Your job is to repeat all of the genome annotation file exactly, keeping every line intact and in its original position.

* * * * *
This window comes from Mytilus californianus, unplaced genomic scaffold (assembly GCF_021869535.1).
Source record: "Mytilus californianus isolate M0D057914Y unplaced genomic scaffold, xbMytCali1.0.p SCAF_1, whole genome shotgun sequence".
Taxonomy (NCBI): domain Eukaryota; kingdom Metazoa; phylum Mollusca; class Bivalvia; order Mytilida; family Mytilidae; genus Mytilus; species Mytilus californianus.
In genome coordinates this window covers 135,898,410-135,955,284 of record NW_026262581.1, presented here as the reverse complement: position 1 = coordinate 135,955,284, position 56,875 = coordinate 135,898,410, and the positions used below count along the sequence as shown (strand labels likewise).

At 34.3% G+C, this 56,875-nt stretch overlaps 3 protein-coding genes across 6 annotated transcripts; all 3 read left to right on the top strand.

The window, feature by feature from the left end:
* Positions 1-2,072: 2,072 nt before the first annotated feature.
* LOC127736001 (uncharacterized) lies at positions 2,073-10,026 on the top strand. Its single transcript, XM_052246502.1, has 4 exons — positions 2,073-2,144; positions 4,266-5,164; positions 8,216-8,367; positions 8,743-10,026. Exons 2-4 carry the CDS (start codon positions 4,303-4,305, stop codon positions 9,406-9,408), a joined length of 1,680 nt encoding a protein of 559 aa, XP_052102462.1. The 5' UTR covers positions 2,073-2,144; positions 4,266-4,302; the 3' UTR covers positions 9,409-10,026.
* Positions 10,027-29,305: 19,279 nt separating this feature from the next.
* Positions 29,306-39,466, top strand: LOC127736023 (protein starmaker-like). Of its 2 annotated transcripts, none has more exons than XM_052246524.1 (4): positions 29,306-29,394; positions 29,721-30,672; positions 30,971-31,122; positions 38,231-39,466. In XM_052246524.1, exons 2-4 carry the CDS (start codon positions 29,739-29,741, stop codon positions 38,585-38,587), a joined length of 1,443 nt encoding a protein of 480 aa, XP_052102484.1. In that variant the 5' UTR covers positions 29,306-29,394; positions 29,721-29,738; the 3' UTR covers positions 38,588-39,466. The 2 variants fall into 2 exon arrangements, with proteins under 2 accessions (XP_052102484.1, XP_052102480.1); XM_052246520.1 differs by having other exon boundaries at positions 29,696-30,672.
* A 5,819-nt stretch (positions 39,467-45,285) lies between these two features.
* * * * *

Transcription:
This window comes from Mytilus californianus, unplaced genomic scaffold (assembly GCF_021869535.1).
Source record: "Mytilus californianus isolate M0D057914Y unplaced genomic scaffold, xbMytCali1.0.p SCAF_1, whole genome shotgun sequence".
Taxonomy (NCBI): domain Eukaryota; kingdom Metazoa; phylum Mollusca; class Bivalvia; order Mytilida; family Mytilidae; genus Mytilus; species Mytilus californianus.
In genome coordinates this window covers 135,898,410-135,955,284 of record NW_026262581.1, presented here as the reverse complement: position 1 = coordinate 135,955,284, position 56,875 = coordinate 135,898,410, and the positions used below count along the sequence as shown (strand labels likewise).

At 34.3% G+C, this 56,875-nt stretch overlaps 3 protein-coding genes across 6 annotated transcripts; all 3 read left to right on the top strand.

The window, feature by feature from the left end:
* Positions 1-2,072: 2,072 nt before the first annotated feature.
* LOC127736001 (uncharacterized) lies at positions 2,073-10,026 on the top strand. Its single transcript, XM_052246502.1, has 4 exons — positions 2,073-2,144; positions 4,266-5,164; positions 8,216-8,367; positions 8,743-10,026. Exons 2-4 carry the CDS (start codon positions 4,303-4,305, stop codon positions 9,406-9,408), a joined length of 1,680 nt encoding a protein of 559 aa, XP_052102462.1. The 5' UTR covers positions 2,073-2,144; positions 4,266-4,302; the 3' UTR covers positions 9,409-10,026.
* Positions 10,027-29,305: 19,279 nt separating this feature from the next.
* Positions 29,306-39,466, top strand: LOC127736023 (protein starmaker-like). Of its 2 annotated transcripts, none has more exons than XM_052246524.1 (4): positions 29,306-29,394; positions 29,721-30,672; positions 30,971-31,122; positions 38,231-39,466. In XM_052246524.1, exons 2-4 carry the CDS (start codon positions 29,739-29,741, stop codon positions 38,585-38,587), a joined length of 1,443 nt encoding a protein of 480 aa, XP_052102484.1. In that variant the 5' UTR covers positions 29,306-29,394; positions 29,721-29,738; the 3' UTR covers positions 38,588-39,466. The 2 variants fall into 2 exon arrangements, with proteins under 2 accessions (XP_052102484.1, XP_052102480.1); XM_052246520.1 differs by having other exon boundaries at positions 29,696-30,672.
* A 5,819-nt stretch (positions 39,467-45,285) lies between these two features.